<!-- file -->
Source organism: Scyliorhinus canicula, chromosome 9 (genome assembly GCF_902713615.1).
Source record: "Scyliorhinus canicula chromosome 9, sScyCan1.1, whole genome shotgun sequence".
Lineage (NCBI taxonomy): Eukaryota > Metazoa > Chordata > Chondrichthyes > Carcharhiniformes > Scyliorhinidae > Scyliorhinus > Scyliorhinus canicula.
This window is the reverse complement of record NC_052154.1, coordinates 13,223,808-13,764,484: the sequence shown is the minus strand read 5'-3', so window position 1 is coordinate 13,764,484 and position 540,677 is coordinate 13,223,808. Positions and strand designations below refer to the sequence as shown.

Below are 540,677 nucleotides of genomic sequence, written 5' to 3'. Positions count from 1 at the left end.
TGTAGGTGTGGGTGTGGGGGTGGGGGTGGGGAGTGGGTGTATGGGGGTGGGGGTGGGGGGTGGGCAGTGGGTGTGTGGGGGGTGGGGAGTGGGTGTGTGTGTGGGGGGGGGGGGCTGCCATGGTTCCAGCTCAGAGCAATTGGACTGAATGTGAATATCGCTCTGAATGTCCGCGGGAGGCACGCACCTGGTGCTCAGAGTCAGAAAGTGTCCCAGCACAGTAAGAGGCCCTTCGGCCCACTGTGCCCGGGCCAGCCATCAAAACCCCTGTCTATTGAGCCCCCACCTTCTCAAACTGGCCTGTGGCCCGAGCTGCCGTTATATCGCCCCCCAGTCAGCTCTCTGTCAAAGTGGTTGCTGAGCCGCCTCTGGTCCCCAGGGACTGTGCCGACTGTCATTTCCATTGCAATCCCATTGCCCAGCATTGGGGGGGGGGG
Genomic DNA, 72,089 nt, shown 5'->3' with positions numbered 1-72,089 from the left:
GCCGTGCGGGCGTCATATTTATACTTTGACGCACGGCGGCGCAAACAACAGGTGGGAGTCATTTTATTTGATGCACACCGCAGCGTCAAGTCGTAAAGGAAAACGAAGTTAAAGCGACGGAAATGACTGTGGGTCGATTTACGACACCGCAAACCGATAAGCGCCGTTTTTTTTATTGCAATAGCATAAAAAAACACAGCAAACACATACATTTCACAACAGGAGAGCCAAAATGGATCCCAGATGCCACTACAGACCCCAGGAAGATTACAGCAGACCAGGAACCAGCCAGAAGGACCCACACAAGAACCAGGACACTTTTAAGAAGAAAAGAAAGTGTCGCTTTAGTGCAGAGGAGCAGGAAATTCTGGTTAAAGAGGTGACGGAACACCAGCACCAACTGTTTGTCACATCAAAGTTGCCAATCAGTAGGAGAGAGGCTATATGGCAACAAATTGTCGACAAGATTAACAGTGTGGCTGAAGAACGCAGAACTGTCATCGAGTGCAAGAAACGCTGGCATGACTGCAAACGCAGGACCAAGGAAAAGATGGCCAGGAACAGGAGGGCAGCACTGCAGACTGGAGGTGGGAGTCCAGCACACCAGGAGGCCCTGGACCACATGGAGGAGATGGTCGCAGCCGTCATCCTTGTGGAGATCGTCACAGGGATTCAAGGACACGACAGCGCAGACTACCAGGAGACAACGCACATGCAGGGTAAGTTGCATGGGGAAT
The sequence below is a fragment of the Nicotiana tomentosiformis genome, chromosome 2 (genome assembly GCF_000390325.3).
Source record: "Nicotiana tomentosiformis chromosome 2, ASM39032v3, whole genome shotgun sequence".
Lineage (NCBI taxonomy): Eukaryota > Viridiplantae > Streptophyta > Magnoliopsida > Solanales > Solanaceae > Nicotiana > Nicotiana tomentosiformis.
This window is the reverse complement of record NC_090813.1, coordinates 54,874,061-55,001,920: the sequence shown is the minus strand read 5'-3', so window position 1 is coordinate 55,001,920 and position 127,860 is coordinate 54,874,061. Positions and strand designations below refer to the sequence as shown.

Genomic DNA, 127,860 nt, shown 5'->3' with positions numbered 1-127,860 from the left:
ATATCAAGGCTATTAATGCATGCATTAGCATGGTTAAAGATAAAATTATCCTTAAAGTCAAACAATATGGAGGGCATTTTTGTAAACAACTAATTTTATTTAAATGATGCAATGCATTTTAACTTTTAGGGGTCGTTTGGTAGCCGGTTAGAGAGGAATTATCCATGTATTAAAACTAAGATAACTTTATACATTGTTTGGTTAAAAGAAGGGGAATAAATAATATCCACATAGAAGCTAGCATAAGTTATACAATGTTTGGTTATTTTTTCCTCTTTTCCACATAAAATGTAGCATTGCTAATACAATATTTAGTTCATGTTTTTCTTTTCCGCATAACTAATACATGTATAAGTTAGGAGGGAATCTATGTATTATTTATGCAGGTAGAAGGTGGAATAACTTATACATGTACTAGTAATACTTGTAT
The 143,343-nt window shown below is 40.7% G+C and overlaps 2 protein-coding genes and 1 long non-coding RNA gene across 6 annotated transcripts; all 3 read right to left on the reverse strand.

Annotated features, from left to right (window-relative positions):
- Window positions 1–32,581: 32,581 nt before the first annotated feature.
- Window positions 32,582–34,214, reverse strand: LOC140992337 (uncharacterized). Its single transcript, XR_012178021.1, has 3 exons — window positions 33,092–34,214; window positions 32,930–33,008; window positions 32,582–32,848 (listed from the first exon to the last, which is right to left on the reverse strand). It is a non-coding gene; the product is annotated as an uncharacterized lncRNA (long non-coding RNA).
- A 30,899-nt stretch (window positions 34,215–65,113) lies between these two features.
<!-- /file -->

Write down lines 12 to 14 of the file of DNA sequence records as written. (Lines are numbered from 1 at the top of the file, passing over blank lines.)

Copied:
This window is the reverse complement of record NC_090813.1, coordinates 54,874,061-55,001,920: the sequence shown is the minus strand read 5'-3', so window position 1 is coordinate 55,001,920 and position 127,860 is coordinate 54,874,061. Positions and strand designations below refer to the sequence as shown.

Genomic DNA, 127,860 nt, shown 5'->3' with positions numbered 1-127,860 from the left:
ATATCAAGGCTATTAATGCATGCATTAGCATGGTTAAAGATAAAATTATCCTTAAAGTCAAACAATATGGAGGGCATTTTTGTAAACAACTAATTTTATTTAAATGATGCAATGCATTTTAACTTTTAGGGGTCGTTTGGTAGCCGGTTAGAGAGGAATTATCCATGTATTAAAACTAAGATAACTTTATACATTGTTTGGTTAAAAGAAGGGGAATAAATAATATCCACATAGAAGCTAGCATAAGTTATACAATGTTTGGTTATTTTTTCCTCTTTTCCACATAAAATGTAGCATTGCTAATACAATATTTAGTTCATGTTTTTCTTTTCCGCATAACTAATACATGTATAAGTTAGGAGGGAATCTATGTATTATTTATGCAGGTAGAAGGTGGAATAACTTATACATGTACTAGTAATACTTGTAT